Chiropractic?  You want to see different kind of doctor, usually get an xray, but there is no medication to take.  Not all chiropractors are the same.  The treatment you receive here can be practical  such as manual therapy and rehabilitation exercises. But much more often, the treatments are baseless or scientifically disproved; such as applied kinesiology, detoxification, or spinal subluxations. Most chiropractic treatments are focused on the spinal joints supposedly impinging nerves and affecting surrounding tissue.  You may get a back adjustment to fix your ankle (or even your allergies.)  The subluxation of the spine model has been written off by many chiropractic authorities:Here is one.    And another.  The experience, most of the time, is to be asked to come in 3 times a week at first, and keep coming (slowly tapering down to monthly) in some capacity forever.  If you choose to go to the chiropractor, go to several and really listen to what they have to say.  Find one that gives you a clear understanding of what is being treated and how the applied treatments will help. 

Exercise and Yoga?   Generally, these can be both pain creators and pain reducers.  Ignoring the spiritual and energy faith practices of Yoga, I'm an advocate of most movement and exercise regiments to reduce pain.  The evidence, however, is still quite mixed.  As an example of how mixed: exercise (unsupervised) has been shown to decrease future ankle problems, while exercise (supervised) has been shown not to help much. And of course, you'll also get a fair amount of nonsense included with your practical exercise advice.  Back pain, for example, probably has nothing to do with a "Weak Core."  You will likely hear a lot of "no pain, no gain" with some trainers going so far as to claim that the pain holding you back can be cured by toughing through it.  Pain is a warning message, and it is best not ignored completely.  Be sure to find someone you trust not to push you into injury.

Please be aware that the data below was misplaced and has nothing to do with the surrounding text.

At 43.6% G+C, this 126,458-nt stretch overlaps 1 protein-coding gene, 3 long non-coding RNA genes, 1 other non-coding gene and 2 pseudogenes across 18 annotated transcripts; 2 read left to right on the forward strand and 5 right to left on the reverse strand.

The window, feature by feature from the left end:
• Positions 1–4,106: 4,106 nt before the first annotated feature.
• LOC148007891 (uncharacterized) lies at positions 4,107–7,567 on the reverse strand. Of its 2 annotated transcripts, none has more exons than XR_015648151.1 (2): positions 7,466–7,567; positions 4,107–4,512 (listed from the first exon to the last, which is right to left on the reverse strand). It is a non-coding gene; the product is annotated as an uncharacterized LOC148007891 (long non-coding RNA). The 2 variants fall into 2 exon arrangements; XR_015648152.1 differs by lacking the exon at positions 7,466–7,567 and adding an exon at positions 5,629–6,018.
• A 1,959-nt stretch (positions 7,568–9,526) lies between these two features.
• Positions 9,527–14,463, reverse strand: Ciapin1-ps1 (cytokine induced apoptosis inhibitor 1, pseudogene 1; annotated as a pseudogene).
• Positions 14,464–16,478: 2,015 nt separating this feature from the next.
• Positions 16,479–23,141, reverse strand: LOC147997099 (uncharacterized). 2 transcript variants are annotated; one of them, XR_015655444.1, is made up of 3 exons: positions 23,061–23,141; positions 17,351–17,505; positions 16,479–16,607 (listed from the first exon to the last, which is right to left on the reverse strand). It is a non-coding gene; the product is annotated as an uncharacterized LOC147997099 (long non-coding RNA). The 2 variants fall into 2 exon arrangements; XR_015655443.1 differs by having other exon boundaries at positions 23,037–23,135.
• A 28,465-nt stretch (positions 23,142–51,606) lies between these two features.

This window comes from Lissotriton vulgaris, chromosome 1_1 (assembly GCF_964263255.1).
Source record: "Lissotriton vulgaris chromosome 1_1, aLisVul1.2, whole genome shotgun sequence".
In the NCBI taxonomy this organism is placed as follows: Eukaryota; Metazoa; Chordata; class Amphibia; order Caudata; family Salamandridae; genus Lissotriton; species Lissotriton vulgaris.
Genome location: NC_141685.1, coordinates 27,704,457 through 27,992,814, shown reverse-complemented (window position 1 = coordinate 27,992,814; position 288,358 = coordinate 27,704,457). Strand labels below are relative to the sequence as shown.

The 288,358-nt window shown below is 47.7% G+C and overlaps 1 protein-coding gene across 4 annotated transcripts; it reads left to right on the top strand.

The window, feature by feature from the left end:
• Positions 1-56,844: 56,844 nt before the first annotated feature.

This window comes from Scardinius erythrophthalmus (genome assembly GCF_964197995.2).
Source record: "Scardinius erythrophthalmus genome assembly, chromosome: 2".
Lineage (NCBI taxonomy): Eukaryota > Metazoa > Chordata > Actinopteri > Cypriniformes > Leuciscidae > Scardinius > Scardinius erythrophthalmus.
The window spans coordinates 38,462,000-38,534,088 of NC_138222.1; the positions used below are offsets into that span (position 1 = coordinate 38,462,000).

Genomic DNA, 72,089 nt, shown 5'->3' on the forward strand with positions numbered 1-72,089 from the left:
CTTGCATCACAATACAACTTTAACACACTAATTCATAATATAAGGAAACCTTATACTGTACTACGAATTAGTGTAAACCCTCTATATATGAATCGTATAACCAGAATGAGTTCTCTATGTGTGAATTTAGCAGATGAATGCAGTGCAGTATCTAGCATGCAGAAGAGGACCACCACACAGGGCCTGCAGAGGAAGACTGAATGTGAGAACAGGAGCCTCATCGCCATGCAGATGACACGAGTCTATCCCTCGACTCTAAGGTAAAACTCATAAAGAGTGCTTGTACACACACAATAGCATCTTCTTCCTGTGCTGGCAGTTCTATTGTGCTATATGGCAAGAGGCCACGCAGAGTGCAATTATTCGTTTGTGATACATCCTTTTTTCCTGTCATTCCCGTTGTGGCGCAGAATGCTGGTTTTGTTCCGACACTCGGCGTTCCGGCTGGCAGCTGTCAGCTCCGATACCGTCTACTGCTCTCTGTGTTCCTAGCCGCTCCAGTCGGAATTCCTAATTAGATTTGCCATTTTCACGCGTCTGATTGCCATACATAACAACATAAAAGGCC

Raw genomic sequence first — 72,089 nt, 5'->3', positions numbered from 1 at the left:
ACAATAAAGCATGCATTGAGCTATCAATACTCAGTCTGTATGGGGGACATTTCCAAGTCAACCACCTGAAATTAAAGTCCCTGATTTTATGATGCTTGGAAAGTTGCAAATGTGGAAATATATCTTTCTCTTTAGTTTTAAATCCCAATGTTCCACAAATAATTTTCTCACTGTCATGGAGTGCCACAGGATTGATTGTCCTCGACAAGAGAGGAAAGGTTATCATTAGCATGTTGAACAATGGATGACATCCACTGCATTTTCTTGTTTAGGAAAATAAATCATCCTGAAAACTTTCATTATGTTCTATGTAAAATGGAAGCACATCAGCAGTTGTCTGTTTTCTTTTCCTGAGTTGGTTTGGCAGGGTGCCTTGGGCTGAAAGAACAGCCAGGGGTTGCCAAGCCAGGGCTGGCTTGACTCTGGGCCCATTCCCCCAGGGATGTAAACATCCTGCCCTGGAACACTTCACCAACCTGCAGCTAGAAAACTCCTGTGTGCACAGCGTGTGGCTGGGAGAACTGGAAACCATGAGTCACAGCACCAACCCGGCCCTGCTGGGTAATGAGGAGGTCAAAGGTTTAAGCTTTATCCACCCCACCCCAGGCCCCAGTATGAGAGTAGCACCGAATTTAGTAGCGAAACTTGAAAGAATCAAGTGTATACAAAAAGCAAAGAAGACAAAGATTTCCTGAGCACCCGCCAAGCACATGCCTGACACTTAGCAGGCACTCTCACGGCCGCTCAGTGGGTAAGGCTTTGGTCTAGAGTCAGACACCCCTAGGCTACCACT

I'm excluding Physical Therapy, Occupational Therapy, and other rehabilitation medical professionals here. Seeing one of them requires a referral from your M.D., which would makes this whole section not really apply to you.  I have a lot of respect for PT and OT treatments, although they too can fall short of following the best available evidence and science.  Many of my patients come to me because their insurance didn't cover the amount of PT/OT sessions they needed, or because they didn't know where else to turn after conventional and/or alternative treatment didn't work, but I'd always rather they come to me AND get conventional treatment.

In part 3, I will discuss massage and my own approach. What should you expect if you see me for your persistent ankle (or any other) pain?